For months I’ve shared with many of you a deepening grief at the storm of destruction Donald Trump and his cronies are wreaking on our nation, its ideals, and the rest of the world. Seeking some firm shelter in which to weather the storm, I remembered baseball great Satchel Paige’s post-game comment to a reporter who asked about his embarrassment at throwing a pitch into the dirt well in front of home plate. “In a billion years,” Paige said, “when the earth is a frozen snowball whirling through space, no one is going to remember that pitch.” Today, far less than a billion years later, what’s remembered is not Paige’s pitch but his comment and the healthy perspective it offered.
It occurred to me that I might find shelter and a healthier perspective in which to ride out this Trump storm if I were to give him a new name, one that contains him and his effects like Paige’s comment contained the effect of his errant pitch, and that reminds me of my own limits, giving my spirit lightness and room to breathe. So from now on I’m going to call him “Ozzie,” from Ozymandias, the “King of Kings” of Shelley’s poem, “whose frown, / And wrinkled lip, and sneer of cold command” beckoned everyone, “Look on my Works, ye Mighty, and despair!” Shelley’s Ozymandias, despite the terrible power he thought he wielded in life, and did wield for a time, was to be known only from the remnants of a once-great statue that had been erected to his power and his memory and that now lay shattered in the desert, while “Round the decay / Of that colossal Wreck,” Shelley wrote, “boundless and bare / The lone and level sands stretch far away.”
Our Ozzie, the one who now occupies the White House, will of course end up like Shelley’s Ozymandias. History, not his ego, will decree his place in ages to come, and you can bet it won’t be like the place he is trying to make for himself, not by a long shot. The damage Ozzie is doing is great, the pain he is inflicting is deep, and our recovery from it will undoubtedly be very long in coming. But the world has seen the rise of narcissists and tyrants and demagogues before, a fair number of them far worse than Ozzie, and it has witnessed the fall of every one of them.
It’s not that I mean to judge Ozzie as if from a position of moral superiority. I’m not morally superior. Time will render its own judgment of Ozzie soon enough and well enough without my encouragement, and he will be supplanted by a continuing series of other leaders, good or bad, great or terrible. It’s the human story. Meanwhile, life goes on (ob la di, ob la da). The sun rises and sets, seasons repeat their steady cycle, and the psalmist’s words echo still, a reminder for Ozzie and all of us: “Our days on earth are like grass; like wildflowers, we bloom and die. The wind blows, and we are gone – as though we had never been here” (Psalm 103:15-16 NLT).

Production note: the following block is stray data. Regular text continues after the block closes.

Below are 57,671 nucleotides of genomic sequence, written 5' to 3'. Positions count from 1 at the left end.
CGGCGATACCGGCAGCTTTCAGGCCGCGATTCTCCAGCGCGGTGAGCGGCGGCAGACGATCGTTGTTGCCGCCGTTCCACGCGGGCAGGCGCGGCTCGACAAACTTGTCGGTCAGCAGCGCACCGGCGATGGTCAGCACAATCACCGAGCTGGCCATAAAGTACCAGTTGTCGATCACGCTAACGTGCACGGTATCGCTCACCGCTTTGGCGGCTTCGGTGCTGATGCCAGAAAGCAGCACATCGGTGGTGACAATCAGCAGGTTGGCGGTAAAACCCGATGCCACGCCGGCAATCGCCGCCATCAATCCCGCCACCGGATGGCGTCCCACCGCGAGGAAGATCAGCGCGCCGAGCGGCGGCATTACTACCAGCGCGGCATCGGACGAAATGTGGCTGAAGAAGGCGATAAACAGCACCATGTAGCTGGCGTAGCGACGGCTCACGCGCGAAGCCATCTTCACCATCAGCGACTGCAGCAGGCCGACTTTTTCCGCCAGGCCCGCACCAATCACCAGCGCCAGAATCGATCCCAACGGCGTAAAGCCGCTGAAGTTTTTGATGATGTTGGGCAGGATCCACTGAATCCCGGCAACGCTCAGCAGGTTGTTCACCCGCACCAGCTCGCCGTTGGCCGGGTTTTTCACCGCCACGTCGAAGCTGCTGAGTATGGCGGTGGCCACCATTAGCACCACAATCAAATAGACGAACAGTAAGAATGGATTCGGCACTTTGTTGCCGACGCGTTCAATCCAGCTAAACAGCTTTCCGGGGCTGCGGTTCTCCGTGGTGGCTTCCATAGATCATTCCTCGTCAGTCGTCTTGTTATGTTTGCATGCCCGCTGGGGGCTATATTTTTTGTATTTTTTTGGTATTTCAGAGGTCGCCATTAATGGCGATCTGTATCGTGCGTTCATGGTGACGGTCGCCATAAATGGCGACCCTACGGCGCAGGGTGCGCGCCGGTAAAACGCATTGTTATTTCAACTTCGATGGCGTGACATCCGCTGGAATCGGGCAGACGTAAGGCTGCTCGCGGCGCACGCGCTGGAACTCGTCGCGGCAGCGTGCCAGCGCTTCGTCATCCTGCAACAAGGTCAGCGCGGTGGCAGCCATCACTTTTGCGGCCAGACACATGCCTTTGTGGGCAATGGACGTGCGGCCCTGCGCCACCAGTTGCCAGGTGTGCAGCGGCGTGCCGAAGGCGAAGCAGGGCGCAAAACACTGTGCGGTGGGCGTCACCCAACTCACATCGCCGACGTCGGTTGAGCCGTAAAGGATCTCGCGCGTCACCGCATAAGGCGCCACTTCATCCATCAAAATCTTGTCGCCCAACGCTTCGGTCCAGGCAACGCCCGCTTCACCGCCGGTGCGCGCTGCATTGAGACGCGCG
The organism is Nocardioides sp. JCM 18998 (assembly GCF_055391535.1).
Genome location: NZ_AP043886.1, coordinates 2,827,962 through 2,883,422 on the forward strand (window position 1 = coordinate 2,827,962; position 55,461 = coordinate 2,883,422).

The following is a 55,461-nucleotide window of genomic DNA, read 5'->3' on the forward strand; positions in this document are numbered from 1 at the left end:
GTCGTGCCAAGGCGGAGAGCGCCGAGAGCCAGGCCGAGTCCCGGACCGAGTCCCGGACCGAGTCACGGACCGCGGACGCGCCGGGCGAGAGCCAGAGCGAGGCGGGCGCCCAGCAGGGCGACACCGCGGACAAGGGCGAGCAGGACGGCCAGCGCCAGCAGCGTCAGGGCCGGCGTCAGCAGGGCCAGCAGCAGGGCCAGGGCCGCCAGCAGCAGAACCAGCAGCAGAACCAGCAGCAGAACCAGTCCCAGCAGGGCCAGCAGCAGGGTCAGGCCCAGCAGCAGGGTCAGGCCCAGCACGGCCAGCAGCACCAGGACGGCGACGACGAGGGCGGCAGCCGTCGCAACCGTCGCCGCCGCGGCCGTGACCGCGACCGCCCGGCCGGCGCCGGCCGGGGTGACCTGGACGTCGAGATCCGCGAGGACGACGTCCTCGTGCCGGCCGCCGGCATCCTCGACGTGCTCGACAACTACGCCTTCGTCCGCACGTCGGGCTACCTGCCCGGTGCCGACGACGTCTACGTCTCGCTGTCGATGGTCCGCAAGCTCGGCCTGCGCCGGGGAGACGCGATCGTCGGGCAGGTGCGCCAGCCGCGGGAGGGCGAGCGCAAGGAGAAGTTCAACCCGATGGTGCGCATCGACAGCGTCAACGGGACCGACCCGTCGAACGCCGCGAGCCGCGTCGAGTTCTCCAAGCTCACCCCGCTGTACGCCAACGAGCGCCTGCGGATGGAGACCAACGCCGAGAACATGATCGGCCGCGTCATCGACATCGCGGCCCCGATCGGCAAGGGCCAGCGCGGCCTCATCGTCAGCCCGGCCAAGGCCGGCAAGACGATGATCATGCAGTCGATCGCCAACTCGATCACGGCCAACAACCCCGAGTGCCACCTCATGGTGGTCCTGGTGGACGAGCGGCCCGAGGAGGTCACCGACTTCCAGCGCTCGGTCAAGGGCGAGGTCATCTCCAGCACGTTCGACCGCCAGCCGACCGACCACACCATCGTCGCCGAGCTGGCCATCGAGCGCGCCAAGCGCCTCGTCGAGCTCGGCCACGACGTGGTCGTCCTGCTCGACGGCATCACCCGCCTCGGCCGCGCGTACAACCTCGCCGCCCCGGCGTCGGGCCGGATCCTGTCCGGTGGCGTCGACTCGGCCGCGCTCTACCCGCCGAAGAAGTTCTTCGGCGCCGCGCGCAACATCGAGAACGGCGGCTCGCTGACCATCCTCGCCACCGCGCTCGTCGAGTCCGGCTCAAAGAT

A generation ago, Kerry Livgren put it this way in his lyrics for “Dust in the Wind,” the Kansas song: “Same old song, just a drop of water in an endless sea. / All we do crumbles to the ground though we refuse to see. / Dust in the wind, / All we are is dust in the wind.” Some find that idea depressing. I find it encouraging and sheltering. It invites me to step back from my immersion in the present moment, way back, to gain a longer perspective. There I’m no more blown around by every passing storm.
Now here’s the point that really comes home to me in this. My folly and brokenness don’t begin to approach Ozzie’s, but the mistakes I’ve made are as grievous in their own ways. The pain I’ve inflicted is just as great to those who have felt it, the disappointments as deep. The opportunities I’ve squandered, the seeds of possibility wasted – who can guess what noble beauty might have arisen from them if I had acted nobly in the moment? These regrets, too, are dust in the wind. These, too, pass away and are forgotten in eternity. Grace is like that.
It’s a seminar in letting go in which I was reluctantly enrolled when I matriculated into the university of retirement. As I learn to let go, as I empty myself of all that has gone before, as I divest myself of the burden of a lifetime of mistakes and false starts and dead ends, I’m touched by traces of a surprising lightness of spirit that I begin to sense has been there, untapped, all along. I discover that I’m Ozzie, too, in my own way. The façade I’ve spent a lifetime erecting in homage to my illusion of self will shatter and crumble. Something will be released, some wildflower that may brighten this place for only a moment before it dies and is carried away like dust in the wind. But the self that is being born – this genuine, honest-to-God, graceful eccentricity that is ripening toward fruition – will at last, if only for a moment, be true.